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    Planning and Advocating for LGBT Seniors

    agingrecentBy Daniel Redman

    In last week’s article, Dr. Marcy Adelman spoke about issues facing LGBT people diagnosed with dementia as well as their loved ones. This week, I’ll discuss what we can do to protect ourselves, our families, and our decisions in the face of incapacity. Creating an estate plan and finding inclusive care are two key components.

    Estate planning is crucial, and not just to designate who receives which assets after death. It’s also about choosing people to act on your behalf for financial and medical decisions, and stating what your wishes are. For LGBT people whose families don’t neatly fit into a legal box or whose biological family members may be unwelcoming, this planning is even more vital.

    A solid estate plan should include the following documents:

    Durable Power of Attorney for Finances (DPOA) A power of attorney gives decision-making powers to another person. It can spring into action immediately, or only upon the incapacity of the person who executed it. This gives the person appointed the power to manage an individual’s finances when that individual no longer has the ability to do it him or herself.

    Advance Health Care Directive (AHCD) An Advance Health Care Directive gives an individual the opportunity to state their desires regarding end of life care. On the doctor’s side, a physician can execute a Physician Orders for Life-Sustaining Treatment (POLST), ordering or disallowing certain types of care. Talk to your doctor to see if a POLST is appropriate in your situation.

    Power of Attorney for Health Care (PAHC) Just as a DPOA appoints someone to act as agent for financial decisions on behalf of the principal (the person who executed the POA), a PAHC designates someone to make medical decisions.

    Statement on Disposition of Remains Under California law, an individual can appoint someone to make decisions regarding funerary issues, or state what those wishes are him or herself. If no statement is written prior to death, then the law gives priority to an individual’s spouse/domestic partner or biological family members. Without a statement, transgender people whose families have not been supportive have been buried in clothing disrespectful of the individual’s gender identity. For non-recognized LGBT families, this could leave funerary powers solely in the hands of biological family members.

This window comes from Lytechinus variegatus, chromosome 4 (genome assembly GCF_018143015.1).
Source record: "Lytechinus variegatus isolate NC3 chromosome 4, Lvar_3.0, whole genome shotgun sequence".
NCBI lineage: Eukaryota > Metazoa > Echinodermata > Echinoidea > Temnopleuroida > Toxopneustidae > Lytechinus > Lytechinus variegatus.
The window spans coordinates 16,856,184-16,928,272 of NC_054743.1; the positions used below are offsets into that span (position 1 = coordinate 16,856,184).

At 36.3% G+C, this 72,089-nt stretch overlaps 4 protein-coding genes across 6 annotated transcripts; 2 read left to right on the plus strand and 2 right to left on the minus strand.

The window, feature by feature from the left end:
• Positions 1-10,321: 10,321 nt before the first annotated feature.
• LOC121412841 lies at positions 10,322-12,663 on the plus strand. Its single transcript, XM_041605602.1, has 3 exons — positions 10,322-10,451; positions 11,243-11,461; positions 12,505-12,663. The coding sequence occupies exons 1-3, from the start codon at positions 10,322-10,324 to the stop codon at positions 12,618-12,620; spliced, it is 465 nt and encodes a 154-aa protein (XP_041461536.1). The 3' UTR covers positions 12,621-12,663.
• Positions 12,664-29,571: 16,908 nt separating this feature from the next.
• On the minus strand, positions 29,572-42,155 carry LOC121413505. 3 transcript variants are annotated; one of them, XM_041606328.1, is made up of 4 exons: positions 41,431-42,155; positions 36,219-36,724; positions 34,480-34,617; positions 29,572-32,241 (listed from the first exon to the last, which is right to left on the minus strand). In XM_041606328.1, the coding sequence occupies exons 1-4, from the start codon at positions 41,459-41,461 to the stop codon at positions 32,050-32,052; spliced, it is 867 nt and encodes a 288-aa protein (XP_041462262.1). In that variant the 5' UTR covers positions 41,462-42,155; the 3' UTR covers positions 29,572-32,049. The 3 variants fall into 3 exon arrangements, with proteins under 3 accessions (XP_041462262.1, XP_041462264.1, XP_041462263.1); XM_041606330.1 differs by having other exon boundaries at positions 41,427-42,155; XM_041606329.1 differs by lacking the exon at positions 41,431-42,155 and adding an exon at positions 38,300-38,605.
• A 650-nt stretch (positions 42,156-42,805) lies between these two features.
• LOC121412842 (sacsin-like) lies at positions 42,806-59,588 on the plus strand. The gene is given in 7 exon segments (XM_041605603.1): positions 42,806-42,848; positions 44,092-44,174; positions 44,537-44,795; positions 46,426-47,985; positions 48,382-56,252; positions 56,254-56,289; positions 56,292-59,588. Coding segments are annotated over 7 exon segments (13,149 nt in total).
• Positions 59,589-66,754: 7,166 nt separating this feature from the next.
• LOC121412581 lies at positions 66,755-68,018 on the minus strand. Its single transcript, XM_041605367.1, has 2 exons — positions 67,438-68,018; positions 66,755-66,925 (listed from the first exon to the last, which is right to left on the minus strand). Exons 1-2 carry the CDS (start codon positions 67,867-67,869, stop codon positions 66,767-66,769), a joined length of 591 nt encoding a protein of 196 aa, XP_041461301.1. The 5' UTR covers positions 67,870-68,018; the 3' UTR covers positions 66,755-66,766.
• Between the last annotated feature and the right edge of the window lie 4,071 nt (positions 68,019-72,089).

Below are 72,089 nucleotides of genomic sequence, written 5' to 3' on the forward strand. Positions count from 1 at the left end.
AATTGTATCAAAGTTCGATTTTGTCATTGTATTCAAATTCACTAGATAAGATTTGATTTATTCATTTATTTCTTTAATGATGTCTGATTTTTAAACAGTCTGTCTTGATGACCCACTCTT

HIPAA Release This document gives authority to access an individual’s medical records and to speak to physicians. If this power is not included in a PAHC or DPOA, an individual’s agent could have difficulty getting the incapacity declaration necessary for the document to take effect.

    Hospital Visitation Authorization Form Even with increased protections, these documents remove doubt about who can or cannot visit when an individual is incapacitated in a hospital or care facility.

    Wills, Trusts, and Non-Probate Transfers For determining where assets go after death, there are a variety of options with various benefits and drawbacks: executing a will or trust, taking title as joint tenants, setting up a Transfer on Death (TOD)/Payable on Death (POD) account, and/or designating a beneficiary on a retirement plan or investment account. Without a plan in place, California law’s default rules control—for better or worse.

    Another key component to ensuring proper care is choosing LGBT-inclusive care facilities, caregivers, and service providers. Before selecting a facility, caregiver, or service provider, ask questions to check on their LGBT cultural competency. Ask if the facility has openly-LGBT staff or residents, if they respect LGBT families, and if they are inclusive of transgender and gender non-conforming people. If you have friends or family members in a care facility or hospital, it is important to visit and stay in touch. You can be an important advocate if something is amiss. This is particularly important for people who lack the ability to communicate, such as people with dementia or people with disabilities affecting communication.

    Each of us can make our wishes known and designate trusted people to make decisions on our behalf. By advocating for ourselves, our friends, and family members, we can ensure welcoming and inclusive care for all of us.

    Daniel Redman is an elder law attorney with the San Francisco law firm of Johnston, Kinney & Zulaica LLP.

    LGBT Resources
    for Seniors
    • Openhouse: 415-296-8995
    • Family Caregiver
    Alliance: 415-434-3388
    • Institute on Aging: 415-750-4111,
    • National Resource
    Center on LGBT Aging
    • Project Open Hand
    San Francisco: Nutrition
    Services, 415-447-2300
    • SAGE: 212-741-2247
    • Shanti Project, Inc: HIV Services and Life Threatening Illnesses, 415-674-4700
    Alzheimer’s Association Programs and Services:
    • 24/7 Helpline: 1-800-272-3900,; Online Community:
    • Memory Clinic, Kaiser
    Permanente Santa Clara Medical Center: 408-530-6900,